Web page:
ness, which formerly had been the cause of the judgment of the flood, should now be put forward as the reason for not again cursing the ground. But in fact this only marks another difference between the state of man before and after the flood. If we may so say, God now admitted the fact of universal sinfulness as existing, and made it an element of His future government. He looked upon man as a miserable and wretched sinner, with whom in His compassion and longsuffering He would bear, delaying His second and final judgment till after He should have accomplished all that He had promised to do for the salvation of men. Putting aside Israel, as God's special people, the period between oah and Christ may be described, in the words of St. Paul, as " the times of this ignorance " which " God winked at," or as those when " through the forbearance of God " sins were passed over. — Edersheim, D.D. [12S46] With the flood the reason for any restriction as to worship vanished. oah, therefore, reared his altar, and presented his sacrifice to the Lord where the ark rested. There immediately he obtained the blessing, and entered into covenant with God — proving that, in a sense, old things had passed away, and all had become new. The earth had risen in the Divine reckoning to a higher condition ; tt had passed through the baptism of water, and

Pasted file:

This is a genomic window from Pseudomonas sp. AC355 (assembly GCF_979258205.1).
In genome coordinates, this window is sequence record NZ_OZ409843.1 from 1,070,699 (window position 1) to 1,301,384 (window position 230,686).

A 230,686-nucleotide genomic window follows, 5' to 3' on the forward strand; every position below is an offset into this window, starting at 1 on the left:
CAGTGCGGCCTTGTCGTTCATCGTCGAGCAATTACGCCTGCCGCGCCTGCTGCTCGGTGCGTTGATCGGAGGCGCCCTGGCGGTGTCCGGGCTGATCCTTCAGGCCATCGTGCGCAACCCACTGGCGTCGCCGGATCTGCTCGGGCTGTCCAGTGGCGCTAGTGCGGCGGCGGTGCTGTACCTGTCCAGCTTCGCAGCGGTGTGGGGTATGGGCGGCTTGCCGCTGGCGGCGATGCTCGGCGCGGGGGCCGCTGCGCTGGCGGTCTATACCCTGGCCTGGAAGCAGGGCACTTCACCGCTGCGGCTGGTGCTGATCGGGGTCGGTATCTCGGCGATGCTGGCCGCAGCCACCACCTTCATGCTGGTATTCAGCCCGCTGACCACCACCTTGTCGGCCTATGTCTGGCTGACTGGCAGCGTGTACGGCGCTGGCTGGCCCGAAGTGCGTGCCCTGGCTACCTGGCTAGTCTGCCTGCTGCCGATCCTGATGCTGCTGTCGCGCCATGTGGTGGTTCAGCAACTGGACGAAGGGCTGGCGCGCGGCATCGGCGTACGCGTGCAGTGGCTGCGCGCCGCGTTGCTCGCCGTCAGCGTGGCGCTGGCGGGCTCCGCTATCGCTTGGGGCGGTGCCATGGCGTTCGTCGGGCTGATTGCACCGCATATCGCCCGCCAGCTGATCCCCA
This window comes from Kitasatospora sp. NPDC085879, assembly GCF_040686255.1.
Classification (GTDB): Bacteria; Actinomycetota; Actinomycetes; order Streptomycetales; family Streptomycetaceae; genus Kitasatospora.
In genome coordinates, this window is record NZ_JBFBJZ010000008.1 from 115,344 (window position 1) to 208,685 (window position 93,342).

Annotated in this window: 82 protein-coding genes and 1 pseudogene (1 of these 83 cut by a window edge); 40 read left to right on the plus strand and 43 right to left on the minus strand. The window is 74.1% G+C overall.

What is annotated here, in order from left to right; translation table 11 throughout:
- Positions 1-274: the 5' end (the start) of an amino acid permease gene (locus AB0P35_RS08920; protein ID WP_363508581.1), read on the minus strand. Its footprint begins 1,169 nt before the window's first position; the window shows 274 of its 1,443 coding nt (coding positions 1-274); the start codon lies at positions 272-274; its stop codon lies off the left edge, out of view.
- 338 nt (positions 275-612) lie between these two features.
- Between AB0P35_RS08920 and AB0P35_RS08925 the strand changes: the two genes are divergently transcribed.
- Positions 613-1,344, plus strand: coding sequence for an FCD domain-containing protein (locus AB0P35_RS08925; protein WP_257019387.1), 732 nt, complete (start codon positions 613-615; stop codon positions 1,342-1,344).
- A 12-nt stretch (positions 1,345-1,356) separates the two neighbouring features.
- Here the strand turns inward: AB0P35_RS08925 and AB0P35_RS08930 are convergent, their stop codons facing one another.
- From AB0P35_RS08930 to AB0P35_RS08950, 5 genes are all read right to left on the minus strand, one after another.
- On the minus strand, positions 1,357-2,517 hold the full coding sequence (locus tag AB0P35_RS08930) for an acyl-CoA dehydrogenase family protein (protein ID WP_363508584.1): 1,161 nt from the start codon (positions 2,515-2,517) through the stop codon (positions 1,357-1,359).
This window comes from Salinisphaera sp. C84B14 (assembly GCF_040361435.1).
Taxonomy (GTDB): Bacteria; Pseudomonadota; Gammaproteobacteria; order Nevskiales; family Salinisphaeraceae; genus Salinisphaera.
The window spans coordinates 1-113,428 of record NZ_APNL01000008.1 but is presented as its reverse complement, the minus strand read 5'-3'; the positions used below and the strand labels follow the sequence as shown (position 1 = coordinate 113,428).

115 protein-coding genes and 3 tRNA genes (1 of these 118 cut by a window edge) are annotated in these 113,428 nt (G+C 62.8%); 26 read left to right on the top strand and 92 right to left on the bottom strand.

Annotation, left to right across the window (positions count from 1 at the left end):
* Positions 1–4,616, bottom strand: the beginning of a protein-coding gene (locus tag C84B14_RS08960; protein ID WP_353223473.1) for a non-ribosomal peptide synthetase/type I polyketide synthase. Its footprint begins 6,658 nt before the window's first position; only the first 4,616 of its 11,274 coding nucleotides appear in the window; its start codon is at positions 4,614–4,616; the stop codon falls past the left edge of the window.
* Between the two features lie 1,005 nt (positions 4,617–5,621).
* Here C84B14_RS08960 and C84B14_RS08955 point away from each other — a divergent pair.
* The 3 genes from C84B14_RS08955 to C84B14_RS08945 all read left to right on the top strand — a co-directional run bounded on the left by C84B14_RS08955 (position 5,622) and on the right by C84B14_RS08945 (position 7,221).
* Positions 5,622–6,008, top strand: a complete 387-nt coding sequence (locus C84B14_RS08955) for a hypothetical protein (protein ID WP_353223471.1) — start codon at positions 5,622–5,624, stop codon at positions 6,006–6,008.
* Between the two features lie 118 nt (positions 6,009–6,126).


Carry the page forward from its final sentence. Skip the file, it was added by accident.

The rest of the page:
was now, in a manner, cleansed from defilement ; so that every place had become sacred, and might be regarded as suitable for the most solemn acts of worship. This position of the earth after the Deluge appears, further, in the express repeal of the curse originally laid upon the ground for the sin of Adam : " I will not again curse the ground any more for man's sake" (Gen. viii. 21), was the word of God to oah on accepting the first offering presented to Him in the purified earth. It is no doubt to be understood relatively — not as indicating a total repeal of the evil, but only a mitigation of it ; yet such a mitigation as would render the earth a much less afflicted and more fertile region than it had been before. But this again indicated that, in the estimation of heaven, the earth had now assumed a new position ; that by the action of God's judgment upon it, it had become hallowed in His sight, and was ina condition to receive tokens of the Divine beneficence which had formerly been withheld from it. — Patrick Fairbairn, D.D. b. The heirship of the new world given to oah and his seed as the children of faith. [12847] " He is made heir," as it is written in Hebrews, "of the righteousness which isby faith " — heir, that is, of all that properly belongs to such righteousness, not merely of the righteousness itself, but also of the world, which in the Divine purpose it was destined to possess and occupy. Hence, as if there had been a new creation, and a new head brought in to exercise over it the